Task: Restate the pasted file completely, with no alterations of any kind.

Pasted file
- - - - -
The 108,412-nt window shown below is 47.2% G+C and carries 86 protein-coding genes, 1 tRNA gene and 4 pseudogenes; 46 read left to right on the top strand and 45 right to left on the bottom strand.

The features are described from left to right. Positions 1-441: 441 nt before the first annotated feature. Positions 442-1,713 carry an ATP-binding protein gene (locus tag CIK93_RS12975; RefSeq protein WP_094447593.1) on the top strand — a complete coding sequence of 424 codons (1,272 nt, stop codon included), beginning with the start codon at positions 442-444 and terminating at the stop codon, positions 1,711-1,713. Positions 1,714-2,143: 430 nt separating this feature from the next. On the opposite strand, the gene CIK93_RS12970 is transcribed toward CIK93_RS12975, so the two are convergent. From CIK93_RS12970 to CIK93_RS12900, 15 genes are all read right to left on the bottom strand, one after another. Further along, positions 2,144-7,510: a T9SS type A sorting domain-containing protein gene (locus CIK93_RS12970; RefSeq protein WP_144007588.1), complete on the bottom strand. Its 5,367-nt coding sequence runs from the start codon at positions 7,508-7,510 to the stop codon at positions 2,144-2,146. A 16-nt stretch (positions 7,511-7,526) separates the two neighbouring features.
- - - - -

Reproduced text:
The 108,412-nt window shown below is 47.2% G+C and carries 86 protein-coding genes, 1 tRNA gene and 4 pseudogenes; 46 read left to right on the top strand and 45 right to left on the bottom strand.

The features are described from left to right. Positions 1-441: 441 nt before the first annotated feature. Positions 442-1,713 carry an ATP-binding protein gene (locus tag CIK93_RS12975; RefSeq protein WP_094447593.1) on the top strand — a complete coding sequence of 424 codons (1,272 nt, stop codon included), beginning with the start codon at positions 442-444 and terminating at the stop codon, positions 1,711-1,713. Positions 1,714-2,143: 430 nt separating this feature from the next. On the opposite strand, the gene CIK93_RS12970 is transcribed toward CIK93_RS12975, so the two are convergent. From CIK93_RS12970 to CIK93_RS12900, 15 genes are all read right to left on the bottom strand, one after another. Further along, positions 2,144-7,510: a T9SS type A sorting domain-containing protein gene (locus CIK93_RS12970; RefSeq protein WP_144007588.1), complete on the bottom strand. Its 5,367-nt coding sequence runs from the start codon at positions 7,508-7,510 to the stop codon at positions 2,144-2,146. A 16-nt stretch (positions 7,511-7,526) separates the two neighbouring features.